A main aim of translational research is to take knowledge obtained from basic research and transform it into diagnostic or therapeutic interventions that can be applied to the treatment or prevention of disease. Another is to transform clinically relevant information into effective interventions by identifying a problem in a patient, take that observation back to the lab, design a solution, and then work through clinical trials to deliver a solution to patients.

Furthermore, clinical input is needed to help focus basic research to clinically relevant problems that are closely integrated with clinical care. This is the often quoted "bench to bedside and back again" to continuously refine the process of discovery that circles back and forth between the laboratory and the clinic and use current knowledge of biology to give patients the most appropriate new treatment. Translation back and forth, from the patient to the lab and back to the patient, is something that successful medical research is seeking to access.

About translational research

The pace of basic science research is faster than ever before. While basic researchers work to unravel the mysteries of the causes of cancer and the cellular and molecular mechanisms involved, clinical researchers study the effects of new investigative methods or treatments on patients with cancer. For decades, efforts have been under way to bring these two research disciplines together to translate findings in the laboratory into increasingly more effective cancer investigative tools and treatments. In recent years, translational research and the required collaboration of basic and clinical researchers has become a more significant and larger part of the cancer research climate.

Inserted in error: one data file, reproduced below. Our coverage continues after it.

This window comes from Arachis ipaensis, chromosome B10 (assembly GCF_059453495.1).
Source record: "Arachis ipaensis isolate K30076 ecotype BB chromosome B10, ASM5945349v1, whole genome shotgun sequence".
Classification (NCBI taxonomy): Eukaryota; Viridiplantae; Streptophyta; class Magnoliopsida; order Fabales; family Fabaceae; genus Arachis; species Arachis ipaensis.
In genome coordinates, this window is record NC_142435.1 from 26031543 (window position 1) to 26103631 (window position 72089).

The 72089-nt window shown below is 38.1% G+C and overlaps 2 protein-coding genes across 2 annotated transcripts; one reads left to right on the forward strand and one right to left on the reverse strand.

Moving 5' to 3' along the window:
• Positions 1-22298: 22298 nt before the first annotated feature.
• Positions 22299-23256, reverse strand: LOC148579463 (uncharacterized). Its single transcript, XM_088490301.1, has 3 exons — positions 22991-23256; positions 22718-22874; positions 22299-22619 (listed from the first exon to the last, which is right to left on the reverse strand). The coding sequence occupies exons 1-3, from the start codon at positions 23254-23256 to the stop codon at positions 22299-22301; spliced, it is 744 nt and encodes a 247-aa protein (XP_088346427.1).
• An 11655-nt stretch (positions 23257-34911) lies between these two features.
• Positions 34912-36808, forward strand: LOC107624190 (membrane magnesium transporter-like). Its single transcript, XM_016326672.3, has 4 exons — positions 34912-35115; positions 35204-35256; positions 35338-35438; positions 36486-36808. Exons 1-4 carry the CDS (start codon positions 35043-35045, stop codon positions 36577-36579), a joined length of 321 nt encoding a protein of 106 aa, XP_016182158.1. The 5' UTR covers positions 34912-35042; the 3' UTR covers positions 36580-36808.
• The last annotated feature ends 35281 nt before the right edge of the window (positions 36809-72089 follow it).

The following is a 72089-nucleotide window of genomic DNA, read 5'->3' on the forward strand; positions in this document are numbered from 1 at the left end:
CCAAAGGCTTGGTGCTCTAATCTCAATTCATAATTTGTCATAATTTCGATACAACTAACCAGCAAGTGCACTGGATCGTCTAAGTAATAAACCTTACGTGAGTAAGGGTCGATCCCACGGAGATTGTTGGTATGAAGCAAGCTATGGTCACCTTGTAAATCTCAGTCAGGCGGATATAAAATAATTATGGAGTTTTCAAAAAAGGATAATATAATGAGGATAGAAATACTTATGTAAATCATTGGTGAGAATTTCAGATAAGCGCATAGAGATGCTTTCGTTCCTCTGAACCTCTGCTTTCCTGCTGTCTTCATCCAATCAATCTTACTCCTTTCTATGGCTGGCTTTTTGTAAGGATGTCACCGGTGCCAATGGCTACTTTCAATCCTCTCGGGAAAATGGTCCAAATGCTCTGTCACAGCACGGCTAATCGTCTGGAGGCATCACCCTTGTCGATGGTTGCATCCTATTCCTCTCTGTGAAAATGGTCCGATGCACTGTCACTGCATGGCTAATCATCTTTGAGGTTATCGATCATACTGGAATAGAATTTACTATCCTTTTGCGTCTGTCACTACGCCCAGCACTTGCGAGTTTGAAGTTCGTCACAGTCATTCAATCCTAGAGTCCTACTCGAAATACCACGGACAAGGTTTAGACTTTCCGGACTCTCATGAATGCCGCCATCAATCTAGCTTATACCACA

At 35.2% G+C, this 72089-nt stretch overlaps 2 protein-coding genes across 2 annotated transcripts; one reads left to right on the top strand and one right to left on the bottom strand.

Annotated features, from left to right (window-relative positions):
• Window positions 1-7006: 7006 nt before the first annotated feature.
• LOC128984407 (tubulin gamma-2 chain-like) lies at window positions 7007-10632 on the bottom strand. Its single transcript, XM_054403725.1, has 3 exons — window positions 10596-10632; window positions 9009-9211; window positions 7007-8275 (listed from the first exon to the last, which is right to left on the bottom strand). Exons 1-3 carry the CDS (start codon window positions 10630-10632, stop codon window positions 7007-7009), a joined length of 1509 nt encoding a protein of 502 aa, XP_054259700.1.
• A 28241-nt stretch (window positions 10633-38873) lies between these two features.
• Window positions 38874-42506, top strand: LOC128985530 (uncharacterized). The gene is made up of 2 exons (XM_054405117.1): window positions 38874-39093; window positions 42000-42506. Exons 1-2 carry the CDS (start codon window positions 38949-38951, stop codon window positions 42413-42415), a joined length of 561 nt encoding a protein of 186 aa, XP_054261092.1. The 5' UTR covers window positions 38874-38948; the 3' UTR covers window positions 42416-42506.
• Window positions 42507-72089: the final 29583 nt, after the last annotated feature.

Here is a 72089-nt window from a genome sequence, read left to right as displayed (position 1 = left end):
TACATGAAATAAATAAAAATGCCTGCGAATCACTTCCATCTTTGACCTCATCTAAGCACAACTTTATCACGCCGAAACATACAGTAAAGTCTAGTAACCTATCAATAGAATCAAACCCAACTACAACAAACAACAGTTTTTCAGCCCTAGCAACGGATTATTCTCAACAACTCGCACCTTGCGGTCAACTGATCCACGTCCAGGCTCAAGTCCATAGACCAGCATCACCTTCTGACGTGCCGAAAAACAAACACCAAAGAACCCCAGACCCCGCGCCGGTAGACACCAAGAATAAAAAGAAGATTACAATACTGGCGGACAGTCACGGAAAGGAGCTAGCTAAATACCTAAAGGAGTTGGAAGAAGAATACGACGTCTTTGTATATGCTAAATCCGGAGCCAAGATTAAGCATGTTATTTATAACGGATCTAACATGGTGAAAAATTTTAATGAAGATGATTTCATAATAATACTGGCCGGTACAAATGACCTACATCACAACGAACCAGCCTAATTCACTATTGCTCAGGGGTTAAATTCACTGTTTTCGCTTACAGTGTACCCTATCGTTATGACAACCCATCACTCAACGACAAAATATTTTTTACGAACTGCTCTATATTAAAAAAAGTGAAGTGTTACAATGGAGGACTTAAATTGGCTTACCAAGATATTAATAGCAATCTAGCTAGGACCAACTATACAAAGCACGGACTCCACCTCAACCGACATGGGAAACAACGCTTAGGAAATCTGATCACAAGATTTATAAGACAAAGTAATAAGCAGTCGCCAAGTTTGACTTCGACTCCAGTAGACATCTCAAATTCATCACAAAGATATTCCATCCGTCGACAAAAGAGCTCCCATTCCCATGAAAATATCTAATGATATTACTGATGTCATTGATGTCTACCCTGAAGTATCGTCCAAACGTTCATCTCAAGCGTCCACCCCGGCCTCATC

What research qualifies as translational is not always clear. By its nature, translational research crosses the boundaries between basic science and clinical application.

Why is translational research important?

The need to accelerate the application of basic cancer research to clinical practice is now regarded as a priority. Translational research does more than make lab based research findings accessible and applicable to patients, another potential it offers is for a much needed opportunity to bring people with unique experiences and perspectives together to focus on a given issue.

Translational research creates a means for basic scientists and scholars, clinicians and other care providers to work together. Translational research provides an avenue to encourage us to think about how to make basic research findings more accessible and applicable to clinicians and patients, while also promoting a greater recognition of the necessity and value of research.

Limitations of translational research

A new culture of cooperation is necessary to make the transfer from research to practice and policy more successful. Laboratory and clinical researchers must work together for research to better serve patients. A culture that fosters translational research of the highest quality also requires that laboratory and clinical researchers appreciate the complexity of patient care and needs. They also require an understanding that demands for safety and tolerability of interventions and treatments are greater than ever before.

Examples of translational research

Examples of translational research include:

  • Defining early molecular events in cancer development, eg Ductal Carcinoma In-Situ  (DCIS).  
  • Identifying potential therapeutic targets through assessment of human tissue.  
  • Identifying biomarkers of prognosis and response to therapy.  
  • Developing novel therapeutic, diagnostic, screening and chemopreventative strategies.  
  • Development of molecular imaging techniques.

Reproduced with the kind permission of Cancer Council New South Wales.